“At the time I didn’t know but I should have to remain in the cave,
when of course it would be discovered on me. Besides, though I knew it
to be stolen property I didn’t feel like taking it.”

“Eben and I wouldn’t be so particular. Whereabouts is this cave?”

“I think it must be three or four miles away, but I may be mistaken,
for I got turned round, and may have doubled on my tracks. I have been
afraid I might fall in with Kirby and Dan. When I heard your voices I
thought at first it might be them.”

“You’re safe now, lad. We would be more than a match for them, even
if they did turn up. I shouldn’t mind giving them a lesson. But you
haven’t told us what brought you out here, lad.”

“I thought I might make a better living than at home.”

“And have you?”

“So far I have, but my prospects don’t appear to be very bright just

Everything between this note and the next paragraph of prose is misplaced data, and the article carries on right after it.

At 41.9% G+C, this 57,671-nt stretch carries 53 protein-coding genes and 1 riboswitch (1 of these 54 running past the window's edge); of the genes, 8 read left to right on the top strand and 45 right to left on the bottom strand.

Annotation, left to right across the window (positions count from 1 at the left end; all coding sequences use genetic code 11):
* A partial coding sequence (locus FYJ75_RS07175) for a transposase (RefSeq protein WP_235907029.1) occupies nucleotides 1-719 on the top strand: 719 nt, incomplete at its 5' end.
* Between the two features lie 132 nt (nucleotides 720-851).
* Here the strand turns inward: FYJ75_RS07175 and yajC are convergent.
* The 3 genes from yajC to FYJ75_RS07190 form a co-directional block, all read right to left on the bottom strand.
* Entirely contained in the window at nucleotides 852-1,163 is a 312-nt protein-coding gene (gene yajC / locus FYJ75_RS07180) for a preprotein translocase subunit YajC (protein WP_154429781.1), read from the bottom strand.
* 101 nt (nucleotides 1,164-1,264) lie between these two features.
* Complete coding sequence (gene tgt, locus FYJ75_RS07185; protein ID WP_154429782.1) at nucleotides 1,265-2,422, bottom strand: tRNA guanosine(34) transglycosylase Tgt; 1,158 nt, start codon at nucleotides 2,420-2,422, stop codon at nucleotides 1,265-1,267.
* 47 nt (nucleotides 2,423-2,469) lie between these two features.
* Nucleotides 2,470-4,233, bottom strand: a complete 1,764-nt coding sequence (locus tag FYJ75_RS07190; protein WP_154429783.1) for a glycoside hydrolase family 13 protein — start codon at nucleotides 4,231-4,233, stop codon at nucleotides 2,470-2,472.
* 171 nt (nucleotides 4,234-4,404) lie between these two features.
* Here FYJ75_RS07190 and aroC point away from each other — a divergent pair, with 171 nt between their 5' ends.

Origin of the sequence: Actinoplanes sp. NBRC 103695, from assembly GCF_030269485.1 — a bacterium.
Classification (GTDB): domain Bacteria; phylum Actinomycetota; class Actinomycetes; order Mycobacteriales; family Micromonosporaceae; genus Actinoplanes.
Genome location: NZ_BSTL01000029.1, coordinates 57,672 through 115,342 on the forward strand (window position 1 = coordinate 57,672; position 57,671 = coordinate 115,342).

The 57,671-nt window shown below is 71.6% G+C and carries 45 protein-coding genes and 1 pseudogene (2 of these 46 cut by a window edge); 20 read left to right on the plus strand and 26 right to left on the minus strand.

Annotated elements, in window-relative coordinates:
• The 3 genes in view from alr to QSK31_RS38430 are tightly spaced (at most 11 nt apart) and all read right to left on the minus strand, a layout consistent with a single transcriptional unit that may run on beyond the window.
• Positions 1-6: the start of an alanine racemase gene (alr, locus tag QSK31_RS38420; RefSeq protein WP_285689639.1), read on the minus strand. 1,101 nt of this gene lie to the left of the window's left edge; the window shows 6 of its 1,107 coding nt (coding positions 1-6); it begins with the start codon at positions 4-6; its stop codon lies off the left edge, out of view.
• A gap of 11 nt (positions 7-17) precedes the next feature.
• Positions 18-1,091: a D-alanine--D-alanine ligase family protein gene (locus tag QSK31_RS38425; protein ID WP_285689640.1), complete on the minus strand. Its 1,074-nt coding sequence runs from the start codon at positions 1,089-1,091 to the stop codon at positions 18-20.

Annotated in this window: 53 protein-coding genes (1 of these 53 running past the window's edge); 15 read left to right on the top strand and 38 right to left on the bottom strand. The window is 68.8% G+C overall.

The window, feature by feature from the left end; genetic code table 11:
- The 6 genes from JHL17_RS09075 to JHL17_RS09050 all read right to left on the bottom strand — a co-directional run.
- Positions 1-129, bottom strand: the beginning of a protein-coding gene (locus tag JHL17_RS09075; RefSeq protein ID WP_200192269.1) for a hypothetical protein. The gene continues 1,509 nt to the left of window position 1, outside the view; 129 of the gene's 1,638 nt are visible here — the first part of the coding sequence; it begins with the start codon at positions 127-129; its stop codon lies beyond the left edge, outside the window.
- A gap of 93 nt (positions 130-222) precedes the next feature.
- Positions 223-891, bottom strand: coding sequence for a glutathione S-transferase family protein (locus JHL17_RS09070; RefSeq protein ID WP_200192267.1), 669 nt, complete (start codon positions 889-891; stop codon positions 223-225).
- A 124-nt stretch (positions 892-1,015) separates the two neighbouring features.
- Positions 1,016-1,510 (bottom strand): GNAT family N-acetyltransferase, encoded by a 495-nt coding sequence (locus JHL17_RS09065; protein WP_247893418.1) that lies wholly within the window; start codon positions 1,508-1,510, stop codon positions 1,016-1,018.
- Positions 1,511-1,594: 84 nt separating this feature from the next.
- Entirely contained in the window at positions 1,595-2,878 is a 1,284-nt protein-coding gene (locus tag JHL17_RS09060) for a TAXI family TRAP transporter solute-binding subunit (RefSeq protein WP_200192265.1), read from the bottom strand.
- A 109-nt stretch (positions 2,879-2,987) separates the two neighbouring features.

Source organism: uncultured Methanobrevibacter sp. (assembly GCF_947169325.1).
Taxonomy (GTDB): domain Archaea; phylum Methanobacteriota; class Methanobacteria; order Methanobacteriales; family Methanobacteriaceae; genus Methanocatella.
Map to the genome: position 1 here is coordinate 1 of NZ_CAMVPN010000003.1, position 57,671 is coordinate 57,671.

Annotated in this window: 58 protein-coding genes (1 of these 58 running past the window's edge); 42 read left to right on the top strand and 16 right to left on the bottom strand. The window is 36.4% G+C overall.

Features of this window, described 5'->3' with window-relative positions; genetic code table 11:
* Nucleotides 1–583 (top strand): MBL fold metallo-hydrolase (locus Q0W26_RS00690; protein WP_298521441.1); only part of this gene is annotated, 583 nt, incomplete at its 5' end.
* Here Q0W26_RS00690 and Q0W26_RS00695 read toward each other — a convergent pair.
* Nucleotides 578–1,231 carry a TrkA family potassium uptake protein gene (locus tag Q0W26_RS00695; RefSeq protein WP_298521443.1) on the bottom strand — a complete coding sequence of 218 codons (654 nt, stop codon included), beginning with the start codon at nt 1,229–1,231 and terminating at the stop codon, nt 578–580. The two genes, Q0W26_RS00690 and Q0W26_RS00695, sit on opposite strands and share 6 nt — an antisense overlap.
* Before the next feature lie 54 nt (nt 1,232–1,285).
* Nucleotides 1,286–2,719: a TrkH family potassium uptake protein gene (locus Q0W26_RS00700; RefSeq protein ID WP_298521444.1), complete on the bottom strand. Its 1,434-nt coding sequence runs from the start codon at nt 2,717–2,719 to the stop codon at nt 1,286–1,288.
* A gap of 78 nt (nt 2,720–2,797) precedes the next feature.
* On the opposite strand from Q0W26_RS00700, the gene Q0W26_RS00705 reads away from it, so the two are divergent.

“Don’t be too sure of that. Suppose you join us.”

“I shall be glad to do so, if you will let me.”

“Then we’ll shake hands to our better acquaintance. I’d offer you a
pipe if I had an extra one.”

“Thank you; I don’t smoke.”

“Well, lad, perhaps you’re right. Smoking won’t do any good to a boy
like you.”

“If I am to join you would you mind telling me your plans?”

“Of course I will. We’re miners, as you might guess from our looks.
We’ve been up in Gilpin County, and have done pretty well. We’ve got
some claims there yet, but we wanted a little change and have been on a
little prospecting tour.”

“Have you had good luck?”

“In prospecting? No! We are on our way back, and shall settle down to
work again all the better for our holiday.”

“How long have you been out here?” asked Dean.

“I’ve been here fourteen months—Eben for a year. We never met before,
but we concluded to join forces, and haven’t regretted it, eh—Eben?”

“Right you are, Rawson.”

“Eben here has a girl at home that’s waiting for him. When he has made
his pile, he’s going back to her.”

“And how about you, Mr. Rawson?”

“Never mind about the handle to my name, youngster. Call me Ben.”